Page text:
STEVE HOLE rounds up the story of SMITHS INSTRUMENTS whose gauges have been used in kitcars for many, many years.

The company was founded in London way back in 1851 by Samuel Smith, who set up a jewellery shop in Newington Causeway in South East London. He specialised in chronometers and other scientific instruments.

The company grew quickly but Smith died in 1875 aged just 49. The business had re-located to a much grander address on The Strand in London’s West End.

Smith & Sons merged with their new next-door neighbours, diamond merchants, Charles Frodham and by 1895 they had re-located to premises in Piccadilly.

High-quality watches were supplied to the Royal Navy although these were made for Smiths by another company (Nicole Nielsen) locally in Soho.

It was 1904 when they first launched a range of automotive products, again produced by Nicole Nielsen with the first Smiths branded instrument being a speedometer followed by a rev counter.

This side of the business became so popular that Nicole Nielsen had to relocate to a larger factory in Watford in 1907.

However, by this time Smiths themselves started to manufacture some of their own automotive products made at the wonderfully named Speedometer House in Great Portland street aka ‘Motor Row’.

Speedos were soon joined by multi-jet carburettors (designed for Smiths by Trier & Martin), lighting sets, headlamps, sidelights, tail-lights, dynamos and electric starters, generators and not forgetting the Smiths Auto-Clear mechanical horn.

Pre-war Smiths came to a gentleman’s agreement with rivals Lucas, which meant that they wouldn’t compete in certain areas, while Lucas even took over some of Smiths’ non-automotive range.

The Smith & Sons automotive division moved to Cricklewood in North London (imaginatively called ‘Cricklewood Works’) and they became the leading supplier of instruments to British motorcycle and car makers. The legend ‘Smiths’ started to appear on the gauges, too.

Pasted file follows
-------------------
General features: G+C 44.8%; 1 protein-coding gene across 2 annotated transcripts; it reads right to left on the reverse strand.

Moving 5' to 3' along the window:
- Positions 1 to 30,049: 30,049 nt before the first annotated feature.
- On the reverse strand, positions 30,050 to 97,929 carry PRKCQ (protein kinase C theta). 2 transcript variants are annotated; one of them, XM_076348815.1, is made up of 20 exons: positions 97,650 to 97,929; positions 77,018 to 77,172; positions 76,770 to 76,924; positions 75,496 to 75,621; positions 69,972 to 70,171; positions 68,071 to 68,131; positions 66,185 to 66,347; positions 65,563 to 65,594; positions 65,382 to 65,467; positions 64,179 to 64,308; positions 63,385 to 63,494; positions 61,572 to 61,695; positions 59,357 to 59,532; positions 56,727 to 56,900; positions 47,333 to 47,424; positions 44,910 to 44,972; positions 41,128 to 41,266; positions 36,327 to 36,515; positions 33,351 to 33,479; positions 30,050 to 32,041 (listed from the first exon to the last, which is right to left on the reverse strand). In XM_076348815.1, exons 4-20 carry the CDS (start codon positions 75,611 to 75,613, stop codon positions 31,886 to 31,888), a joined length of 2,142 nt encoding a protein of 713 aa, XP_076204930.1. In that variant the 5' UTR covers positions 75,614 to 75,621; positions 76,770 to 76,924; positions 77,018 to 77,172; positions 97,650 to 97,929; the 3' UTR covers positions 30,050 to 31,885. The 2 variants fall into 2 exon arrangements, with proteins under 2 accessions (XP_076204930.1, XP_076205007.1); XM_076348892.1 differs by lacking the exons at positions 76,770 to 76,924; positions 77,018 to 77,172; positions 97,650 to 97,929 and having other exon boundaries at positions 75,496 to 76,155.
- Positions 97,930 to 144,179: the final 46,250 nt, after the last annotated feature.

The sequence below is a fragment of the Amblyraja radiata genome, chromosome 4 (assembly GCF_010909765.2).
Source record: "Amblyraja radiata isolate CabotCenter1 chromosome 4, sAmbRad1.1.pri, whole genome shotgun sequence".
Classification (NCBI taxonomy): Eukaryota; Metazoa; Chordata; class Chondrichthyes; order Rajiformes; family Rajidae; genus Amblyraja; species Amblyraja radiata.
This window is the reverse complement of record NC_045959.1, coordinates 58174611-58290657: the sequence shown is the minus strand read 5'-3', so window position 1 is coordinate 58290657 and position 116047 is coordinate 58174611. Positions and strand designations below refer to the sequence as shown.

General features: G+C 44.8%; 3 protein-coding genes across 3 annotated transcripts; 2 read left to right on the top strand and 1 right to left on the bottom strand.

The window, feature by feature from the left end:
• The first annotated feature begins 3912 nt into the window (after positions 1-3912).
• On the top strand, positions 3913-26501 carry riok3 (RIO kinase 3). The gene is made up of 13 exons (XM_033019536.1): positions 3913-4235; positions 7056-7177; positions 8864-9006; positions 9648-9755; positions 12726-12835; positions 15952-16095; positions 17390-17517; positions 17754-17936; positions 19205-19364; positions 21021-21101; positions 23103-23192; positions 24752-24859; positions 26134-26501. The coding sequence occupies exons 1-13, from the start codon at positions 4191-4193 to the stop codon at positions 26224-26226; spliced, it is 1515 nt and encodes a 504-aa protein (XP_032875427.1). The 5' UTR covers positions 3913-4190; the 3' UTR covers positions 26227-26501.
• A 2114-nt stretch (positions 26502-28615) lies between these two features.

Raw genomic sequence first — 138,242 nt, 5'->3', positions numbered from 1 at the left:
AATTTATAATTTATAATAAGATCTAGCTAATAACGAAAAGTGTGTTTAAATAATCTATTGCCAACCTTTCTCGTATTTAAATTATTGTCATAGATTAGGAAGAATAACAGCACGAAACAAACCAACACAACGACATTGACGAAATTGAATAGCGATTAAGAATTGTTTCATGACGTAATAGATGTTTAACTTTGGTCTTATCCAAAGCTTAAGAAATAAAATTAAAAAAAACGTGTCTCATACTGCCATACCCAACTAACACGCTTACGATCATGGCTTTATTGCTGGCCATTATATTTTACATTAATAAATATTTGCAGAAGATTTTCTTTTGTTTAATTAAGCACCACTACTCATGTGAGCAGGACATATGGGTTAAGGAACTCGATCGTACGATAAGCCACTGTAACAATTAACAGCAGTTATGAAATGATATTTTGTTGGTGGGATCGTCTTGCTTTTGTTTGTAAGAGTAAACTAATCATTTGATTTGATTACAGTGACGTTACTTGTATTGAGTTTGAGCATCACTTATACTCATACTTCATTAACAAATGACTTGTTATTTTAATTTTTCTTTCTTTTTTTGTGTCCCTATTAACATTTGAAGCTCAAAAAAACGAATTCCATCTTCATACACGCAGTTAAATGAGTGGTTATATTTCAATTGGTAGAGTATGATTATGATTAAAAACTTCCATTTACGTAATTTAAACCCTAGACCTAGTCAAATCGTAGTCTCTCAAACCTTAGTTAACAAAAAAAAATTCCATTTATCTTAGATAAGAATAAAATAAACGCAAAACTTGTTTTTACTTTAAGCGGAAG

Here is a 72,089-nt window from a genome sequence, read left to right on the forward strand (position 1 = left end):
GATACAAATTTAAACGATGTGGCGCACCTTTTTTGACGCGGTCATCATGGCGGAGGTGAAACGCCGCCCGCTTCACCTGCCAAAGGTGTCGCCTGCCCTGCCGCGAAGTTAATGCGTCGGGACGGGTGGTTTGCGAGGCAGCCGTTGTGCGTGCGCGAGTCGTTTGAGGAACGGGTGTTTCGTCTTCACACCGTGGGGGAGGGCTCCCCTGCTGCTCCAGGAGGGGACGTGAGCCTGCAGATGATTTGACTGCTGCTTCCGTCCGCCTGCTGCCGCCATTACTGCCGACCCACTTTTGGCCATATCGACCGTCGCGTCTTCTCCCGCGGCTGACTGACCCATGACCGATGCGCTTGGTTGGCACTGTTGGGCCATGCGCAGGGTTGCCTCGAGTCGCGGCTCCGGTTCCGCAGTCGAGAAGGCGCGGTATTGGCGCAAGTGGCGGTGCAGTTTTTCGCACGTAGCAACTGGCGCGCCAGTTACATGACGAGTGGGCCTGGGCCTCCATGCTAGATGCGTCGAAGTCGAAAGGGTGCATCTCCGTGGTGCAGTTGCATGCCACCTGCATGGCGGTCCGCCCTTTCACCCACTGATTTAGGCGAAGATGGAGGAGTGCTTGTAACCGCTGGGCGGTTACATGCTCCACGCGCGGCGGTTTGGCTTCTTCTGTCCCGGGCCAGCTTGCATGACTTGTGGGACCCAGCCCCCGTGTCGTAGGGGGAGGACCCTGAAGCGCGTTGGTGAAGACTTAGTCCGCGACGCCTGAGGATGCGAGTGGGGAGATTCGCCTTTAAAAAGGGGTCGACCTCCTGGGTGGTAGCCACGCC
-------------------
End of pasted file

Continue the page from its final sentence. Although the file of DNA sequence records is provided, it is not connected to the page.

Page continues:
The company began to acquire other businesses such as KLG spark (Kenelm Lee Guinness) plugs in 1927 which traded under the Robin Hood Engineering name, although they’d taken over distribution rights in 1919.

Next, they bought out Edward Jaeger in 1932 changing its name to British Jaeger Instrument Company.

They expanded into jacks in 1935 with the ‘Jackall’ hydraulic system becoming standard fit on most popular cars and another division called Smiths Jacking Systems was created.

Smith aircraft instruments range was launched in 1937, and a separate department also incorporated their marine activities.

Post-war Smiths & Sons joined forces with Ingersoll Watch Company to create the Anglo-Celtic Watch Company and become one of Europe’s largest watch producers

With over 1400 employees until it was closed in 1980.

By the late seventies, their original business of watches, clocks and even automotive instruments had become a small portion of the group’s revenue although aerospace, marine, construction, medical, appliance controls, electronics and ceramics were taking the lion’s share of turnover.

In the mid-eighties, Smiths industries ceased their involvement with automotive products with Lucas acquiring it, before an employee buyout by the company’s employees led to a new company called Caerbont Automotive Instruments taking over the products and rights and they still produce the Smiths branded range of instruments to this day from their factory near Swansea.

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